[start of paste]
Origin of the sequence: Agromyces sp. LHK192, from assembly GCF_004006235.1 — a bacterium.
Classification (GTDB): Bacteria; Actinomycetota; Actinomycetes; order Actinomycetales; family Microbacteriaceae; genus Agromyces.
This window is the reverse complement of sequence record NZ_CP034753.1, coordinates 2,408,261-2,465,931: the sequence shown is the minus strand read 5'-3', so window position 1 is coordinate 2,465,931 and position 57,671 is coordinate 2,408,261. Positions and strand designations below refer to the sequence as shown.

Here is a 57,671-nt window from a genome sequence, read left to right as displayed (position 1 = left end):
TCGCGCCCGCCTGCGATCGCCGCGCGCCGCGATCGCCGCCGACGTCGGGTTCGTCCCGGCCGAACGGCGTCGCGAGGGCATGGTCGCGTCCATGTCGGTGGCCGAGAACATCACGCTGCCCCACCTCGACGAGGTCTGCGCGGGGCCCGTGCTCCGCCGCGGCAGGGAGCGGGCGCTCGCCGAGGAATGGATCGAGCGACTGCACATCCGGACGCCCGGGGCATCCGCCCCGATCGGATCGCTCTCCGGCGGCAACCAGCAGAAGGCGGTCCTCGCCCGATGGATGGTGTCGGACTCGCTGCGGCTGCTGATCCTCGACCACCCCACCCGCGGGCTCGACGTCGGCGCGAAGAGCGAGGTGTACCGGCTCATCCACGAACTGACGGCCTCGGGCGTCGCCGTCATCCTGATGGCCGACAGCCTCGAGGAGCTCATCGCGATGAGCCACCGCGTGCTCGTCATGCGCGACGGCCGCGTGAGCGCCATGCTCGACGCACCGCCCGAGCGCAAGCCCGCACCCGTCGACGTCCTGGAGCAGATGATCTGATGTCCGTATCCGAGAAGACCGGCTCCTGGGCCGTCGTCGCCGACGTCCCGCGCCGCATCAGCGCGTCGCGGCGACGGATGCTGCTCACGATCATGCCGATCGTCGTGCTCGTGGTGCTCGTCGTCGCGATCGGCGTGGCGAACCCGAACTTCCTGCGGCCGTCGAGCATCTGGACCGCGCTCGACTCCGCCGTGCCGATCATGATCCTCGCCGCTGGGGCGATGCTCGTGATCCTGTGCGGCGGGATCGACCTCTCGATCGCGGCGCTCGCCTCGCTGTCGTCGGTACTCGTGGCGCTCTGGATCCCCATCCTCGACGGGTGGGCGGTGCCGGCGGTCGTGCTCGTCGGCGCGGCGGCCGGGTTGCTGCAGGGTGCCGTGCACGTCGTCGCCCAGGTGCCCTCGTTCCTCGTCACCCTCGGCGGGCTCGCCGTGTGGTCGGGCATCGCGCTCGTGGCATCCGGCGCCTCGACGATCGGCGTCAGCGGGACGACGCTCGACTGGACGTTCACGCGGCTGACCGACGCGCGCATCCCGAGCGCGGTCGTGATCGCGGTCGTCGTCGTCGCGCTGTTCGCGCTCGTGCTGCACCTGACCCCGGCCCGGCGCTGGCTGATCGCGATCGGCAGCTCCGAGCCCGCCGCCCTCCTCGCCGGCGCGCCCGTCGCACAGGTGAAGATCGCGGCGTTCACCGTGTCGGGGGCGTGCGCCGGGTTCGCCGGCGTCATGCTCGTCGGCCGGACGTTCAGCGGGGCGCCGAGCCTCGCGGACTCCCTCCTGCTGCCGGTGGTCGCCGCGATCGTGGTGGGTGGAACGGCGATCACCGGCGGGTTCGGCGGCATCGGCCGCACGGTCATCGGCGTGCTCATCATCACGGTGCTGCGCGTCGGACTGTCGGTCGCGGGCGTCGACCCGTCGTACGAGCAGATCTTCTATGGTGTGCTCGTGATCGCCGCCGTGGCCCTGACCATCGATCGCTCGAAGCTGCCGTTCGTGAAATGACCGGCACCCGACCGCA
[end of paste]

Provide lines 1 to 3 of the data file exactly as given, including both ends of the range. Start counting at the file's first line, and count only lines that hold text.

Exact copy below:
Origin of the sequence: Agromyces sp. LHK192, from assembly GCF_004006235.1 — a bacterium.
Classification (GTDB): Bacteria; Actinomycetota; Actinomycetes; order Actinomycetales; family Microbacteriaceae; genus Agromyces.
This window is the reverse complement of sequence record NZ_CP034753.1, coordinates 2,408,261-2,465,931: the sequence shown is the minus strand read 5'-3', so window position 1 is coordinate 2,465,931 and position 57,671 is coordinate 2,408,261. Positions and strand designations below refer to the sequence as shown.